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MONEY MATTERS by Rabbi Reuven Semah

"And if you shall say in your heart, 'It is my strength and the power of my hand that has made me this wealth'." (Debarim 8:17)

Our perashah continues with Moshe Rabenu rebuking and enlightening the people before his death. The time will come, Moshe Rabenu says, when people will say 'My own strength has earned me my wealth.' Rabbi Moshe Sternbuch says that "kohi", my power, means my natural abilities; "osem yadi", the strength of my hand, means a person's ability to surpass his normal capabilities with supreme effort. It is common to hear from people a certain attitude when they are asked to part with some of their money for a worthy cause. Basically, you might hear the following: "I have worked very hard for my money. As a matter of fact, I have put so much effort that I have even surpassed my own abilities to earn this money. Why should I give to others? Let them kill themselves for the money as I have!" This comment could even be heard when that person's own children need help.

There is only one crucial element missing in that entire statement. It wasn't you that made the money at all. It was from Hashem. Hashem gives extra money in order to help others and even more regarding one's own family. It is true that he made great efforts to earn that money and Hashem demands that he does. But bottom line, after all that required effort, Hashem gifts over to us money to help others. May Hashem bless us all with a great abundance of wealth and with a generous heart to use it wisely. Amen.
Shabbat Shalom.

WHAT A GREAT IDEA! by Rabbi Shmuel Choueka

"And you will remember that it is Hashem who gives you the strength to do this great deed." (Debarim 8:18)

Whenever a person accomplishes anything, he may be tempted to think that he was responsible for his success, so the Torah tells us that it is Hashem who gave you the strength to succeed. The Targum adds a very important word to the verse. He says, "You shall remember that it is Hashem Who gives you the idea which leads you to succeed."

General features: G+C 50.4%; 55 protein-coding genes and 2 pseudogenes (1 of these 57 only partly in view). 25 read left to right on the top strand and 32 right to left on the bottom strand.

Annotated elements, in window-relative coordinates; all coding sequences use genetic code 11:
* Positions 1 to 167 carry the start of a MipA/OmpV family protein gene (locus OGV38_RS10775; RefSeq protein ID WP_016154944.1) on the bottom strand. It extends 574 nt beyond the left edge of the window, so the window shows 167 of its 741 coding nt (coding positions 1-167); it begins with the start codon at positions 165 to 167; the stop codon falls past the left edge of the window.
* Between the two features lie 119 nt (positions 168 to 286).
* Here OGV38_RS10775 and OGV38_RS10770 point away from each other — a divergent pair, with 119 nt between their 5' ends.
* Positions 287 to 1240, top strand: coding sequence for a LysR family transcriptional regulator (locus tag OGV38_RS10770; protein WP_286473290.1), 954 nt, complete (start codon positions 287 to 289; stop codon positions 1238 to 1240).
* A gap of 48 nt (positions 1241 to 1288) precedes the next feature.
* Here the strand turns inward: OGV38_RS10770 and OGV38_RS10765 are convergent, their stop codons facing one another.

This teaches us an amazing lesson. Even the idea itself which sets off an entire chain reaction, and ultimately leads to accomplishments is from Hashem. How many times are we in a tough situation looking for answers when all of a sudden, an idea "pops into our head" which gives us a way out? Every time a person thinks of something to do or remembers something important, he should thank Hashem for the idea itself for it is He who gives us the thought with which to succeed. Shabbat Shalom.


"And you shall eat and be satisfied and bless Hashem your G-d for the good land which He has given you." (Debarim 8:10)

This pasuk implies that the Bircat Hamazon is not merely a formal offering of gratitude for the meal which we have eaten. Rather, it proclaims our acknowledgment that Hashem is the source of all things. Indeed, we even submit our thanks to Hashem for providing us with our land. This seems enigmatic. Imagine being invited to someone's home for dinner and, after the meal, thanking the host for the use of his furniture and home during the course of the meal. This expression of gratitude is undoubtedly excessive. Why, then, is it necessary to specifically mention the land during Bircat Hamazon?

Harav B.Z. Baruk offers the following analogy in response. A person who was hunger stricken and thirsty is walking in the desert, completely exposed to the elements. Suddenly, a plane lands, as if from nowhere. A beautifully furnished home complete with a table laden with various delicacies ready for his consumption appears before him. Obviously, in such a situation, the individual's gratitude would extend beyond a simple acknowledgment of the delicious meal. He would indicate his appreciation for everything. Similarly, we should acknowledge that every meal we enjoy is a brand new creation, resulting from Hashem's beneficence. We have fallen victim to the sin of complacency by taking everything for granted. Regretfully, we reflect upon Hashem's favors only when we are denied them. Increasing our awareness would neutralize this apathetic attitude. (Peninim on the Torah)

Pop quiz: What did Moshe take with him when he went up to Har Sinai after breaking the first Tablets?
Answer to pop quiz:Two new tablets on which the Commandments would be engraved.

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